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Contributors

By and | May 1, 2016

Meet some of the people featured in the May 2016 issue of The Scientist.

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image: Copper Stopper

Copper Stopper

By | May 1, 2016

This research found that coating hospital surfaces with copper helped battle microbes and the infections they spread.

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image: Nanotechnology Could Conquer Hospital-Acquired Infections

Nanotechnology Could Conquer Hospital-Acquired Infections

By | May 1, 2016

Metal ions and materials with nanoscale patterns can kill even antibiotic-resistant pathogens. 

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image: Serious Putty

Serious Putty

By | May 1, 2016

A naturally occurring clay, used in traditional Native American medicine, shows promise as an antibiotic.

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image: Nanoscale Defenses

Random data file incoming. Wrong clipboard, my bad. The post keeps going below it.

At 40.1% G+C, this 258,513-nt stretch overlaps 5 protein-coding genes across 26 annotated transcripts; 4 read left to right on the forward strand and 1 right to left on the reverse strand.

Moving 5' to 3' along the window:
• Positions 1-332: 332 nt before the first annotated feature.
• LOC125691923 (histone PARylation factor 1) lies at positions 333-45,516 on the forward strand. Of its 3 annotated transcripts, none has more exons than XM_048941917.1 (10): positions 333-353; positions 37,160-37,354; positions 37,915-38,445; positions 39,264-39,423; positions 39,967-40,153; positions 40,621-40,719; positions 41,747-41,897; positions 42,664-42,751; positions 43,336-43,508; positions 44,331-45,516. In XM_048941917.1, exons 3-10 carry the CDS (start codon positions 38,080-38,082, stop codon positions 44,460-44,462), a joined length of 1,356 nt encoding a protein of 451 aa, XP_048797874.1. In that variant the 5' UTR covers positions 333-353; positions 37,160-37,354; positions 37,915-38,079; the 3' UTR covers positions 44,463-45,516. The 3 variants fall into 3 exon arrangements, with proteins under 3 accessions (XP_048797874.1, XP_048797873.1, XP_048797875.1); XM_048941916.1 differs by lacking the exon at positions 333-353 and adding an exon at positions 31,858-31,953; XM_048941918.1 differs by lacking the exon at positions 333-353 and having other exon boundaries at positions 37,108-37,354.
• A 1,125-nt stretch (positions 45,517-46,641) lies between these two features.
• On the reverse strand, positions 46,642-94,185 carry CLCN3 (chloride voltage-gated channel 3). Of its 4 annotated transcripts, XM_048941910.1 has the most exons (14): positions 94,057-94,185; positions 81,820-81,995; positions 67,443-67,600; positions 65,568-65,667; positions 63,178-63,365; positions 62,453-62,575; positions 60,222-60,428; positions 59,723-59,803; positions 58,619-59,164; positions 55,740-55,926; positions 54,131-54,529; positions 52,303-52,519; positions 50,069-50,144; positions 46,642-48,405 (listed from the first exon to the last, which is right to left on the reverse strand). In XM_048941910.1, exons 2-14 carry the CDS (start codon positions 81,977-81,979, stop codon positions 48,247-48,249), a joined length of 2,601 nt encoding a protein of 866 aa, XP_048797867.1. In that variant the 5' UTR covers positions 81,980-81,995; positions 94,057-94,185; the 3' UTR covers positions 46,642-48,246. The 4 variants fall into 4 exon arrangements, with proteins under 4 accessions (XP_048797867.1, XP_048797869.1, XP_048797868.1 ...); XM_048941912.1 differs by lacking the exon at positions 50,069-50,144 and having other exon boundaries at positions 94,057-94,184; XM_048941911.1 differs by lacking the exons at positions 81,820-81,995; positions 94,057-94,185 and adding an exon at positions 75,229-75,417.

Nanoscale Defenses

By | May 1, 2016

Coating hospital surfaces, surgical equipment, patient implants, and water-delivery systems with nanoscale patterns and particles could curb the rise of hospital-acquired infections.

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A Gut Feeling

By | April 1, 2016

See profilee Hans Clevers discuss his work with stem cells and cancer in the small intestine.

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image: Guts and Glory

Guts and Glory

By | April 1, 2016

An open mind and collaborative spirit have taken Hans Clevers on a journey from medicine to developmental biology, gastroenterology, cancer, and stem cells.

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Researchers identify a molecule that protects antibiotic-treated mice from an opportunistic bacterial infection.

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image: Adjustable Brain Cells

Adjustable Brain Cells

By | February 18, 2016

Neighboring neurons can manipulate astrocytes. 

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image: Disclosure of Problematic Scopes Delayed: Report

Disclosure of Problematic Scopes Delayed: Report

By | January 14, 2016

The US Senate has found hospitals, a device maker, and federal regulators dragged their feet on reporting contaminated endoscopes.

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